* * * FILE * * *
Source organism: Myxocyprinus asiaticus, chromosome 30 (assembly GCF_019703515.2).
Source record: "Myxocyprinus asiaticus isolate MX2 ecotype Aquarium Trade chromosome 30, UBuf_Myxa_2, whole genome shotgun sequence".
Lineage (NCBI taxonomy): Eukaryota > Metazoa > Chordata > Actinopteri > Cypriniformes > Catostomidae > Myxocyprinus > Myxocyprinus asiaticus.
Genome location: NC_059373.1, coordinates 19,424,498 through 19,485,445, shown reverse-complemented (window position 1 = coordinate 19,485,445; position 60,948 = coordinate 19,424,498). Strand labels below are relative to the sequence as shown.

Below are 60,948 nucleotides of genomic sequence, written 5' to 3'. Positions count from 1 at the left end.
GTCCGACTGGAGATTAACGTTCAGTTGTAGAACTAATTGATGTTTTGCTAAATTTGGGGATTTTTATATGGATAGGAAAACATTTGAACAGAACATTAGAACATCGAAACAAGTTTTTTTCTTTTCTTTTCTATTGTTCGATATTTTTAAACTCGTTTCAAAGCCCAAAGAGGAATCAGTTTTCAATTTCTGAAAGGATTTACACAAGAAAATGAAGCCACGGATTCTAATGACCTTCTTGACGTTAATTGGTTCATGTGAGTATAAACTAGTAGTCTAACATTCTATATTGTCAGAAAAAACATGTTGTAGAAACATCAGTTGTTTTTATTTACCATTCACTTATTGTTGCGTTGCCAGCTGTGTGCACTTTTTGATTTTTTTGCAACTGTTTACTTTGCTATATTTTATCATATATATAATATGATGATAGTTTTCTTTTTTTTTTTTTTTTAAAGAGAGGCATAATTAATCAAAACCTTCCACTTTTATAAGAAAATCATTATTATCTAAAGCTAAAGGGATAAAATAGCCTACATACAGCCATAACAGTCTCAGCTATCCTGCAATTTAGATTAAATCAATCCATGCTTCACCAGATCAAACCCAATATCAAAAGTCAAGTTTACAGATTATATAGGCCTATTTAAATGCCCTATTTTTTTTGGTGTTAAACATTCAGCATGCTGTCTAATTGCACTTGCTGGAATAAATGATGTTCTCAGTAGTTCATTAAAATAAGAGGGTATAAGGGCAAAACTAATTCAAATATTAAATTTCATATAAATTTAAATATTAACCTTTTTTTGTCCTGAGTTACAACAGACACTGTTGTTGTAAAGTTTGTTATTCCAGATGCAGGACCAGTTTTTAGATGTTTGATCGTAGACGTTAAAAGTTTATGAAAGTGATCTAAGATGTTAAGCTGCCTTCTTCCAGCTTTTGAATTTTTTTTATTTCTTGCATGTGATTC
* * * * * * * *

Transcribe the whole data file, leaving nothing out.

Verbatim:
Source organism: Myxocyprinus asiaticus, chromosome 30 (assembly GCF_019703515.2).
Source record: "Myxocyprinus asiaticus isolate MX2 ecotype Aquarium Trade chromosome 30, UBuf_Myxa_2, whole genome shotgun sequence".
Lineage (NCBI taxonomy): Eukaryota > Metazoa > Chordata > Actinopteri > Cypriniformes > Catostomidae > Myxocyprinus > Myxocyprinus asiaticus.
Genome location: NC_059373.1, coordinates 19,424,498 through 19,485,445, shown reverse-complemented (window position 1 = coordinate 19,485,445; position 60,948 = coordinate 19,424,498). Strand labels below are relative to the sequence as shown.

Below are 60,948 nucleotides of genomic sequence, written 5' to 3'. Positions count from 1 at the left end.
GTCCGACTGGAGATTAACGTTCAGTTGTAGAACTAATTGATGTTTTGCTAAATTTGGGGATTTTTATATGGATAGGAAAACATTTGAACAGAACATTAGAACATCGAAACAAGTTTTTTTCTTTTCTTTTCTATTGTTCGATATTTTTAAACTCGTTTCAAAGCCCAAAGAGGAATCAGTTTTCAATTTCTGAAAGGATTTACACAAGAAAATGAAGCCACGGATTCTAATGACCTTCTTGACGTTAATTGGTTCATGTGAGTATAAACTAGTAGTCTAACATTCTATATTGTCAGAAAAAACATGTTGTAGAAACATCAGTTGTTTTTATTTACCATTCACTTATTGTTGCGTTGCCAGCTGTGTGCACTTTTTGATTTTTTTGCAACTGTTTACTTTGCTATATTTTATCATATATATAATATGATGATAGTTTTCTTTTTTTTTTTTTTTTAAAGAGAGGCATAATTAATCAAAACCTTCCACTTTTATAAGAAAATCATTATTATCTAAAGCTAAAGGGATAAAATAGCCTACATACAGCCATAACAGTCTCAGCTATCCTGCAATTTAGATTAAATCAATCCATGCTTCACCAGATCAAACCCAATATCAAAAGTCAAGTTTACAGATTATATAGGCCTATTTAAATGCCCTATTTTTTTTGGTGTTAAACATTCAGCATGCTGTCTAATTGCACTTGCTGGAATAAATGATGTTCTCAGTAGTTCATTAAAATAAGAGGGTATAAGGGCAAAACTAATTCAAATATTAAATTTCATATAAATTTAAATATTAACCTTTTTTTGTCCTGAGTTACAACAGACACTGTTGTTGTAAAGTTTGTTATTCCAGATGCAGGACCAGTTTTTAGATGTTTGATCGTAGACGTTAAAAGTTTATGAAAGTGATCTAAGATGTTAAGCTGCCTTCTTCCAGCTTTTGAATTTTTTTTATTTCTTGCATGTGATTC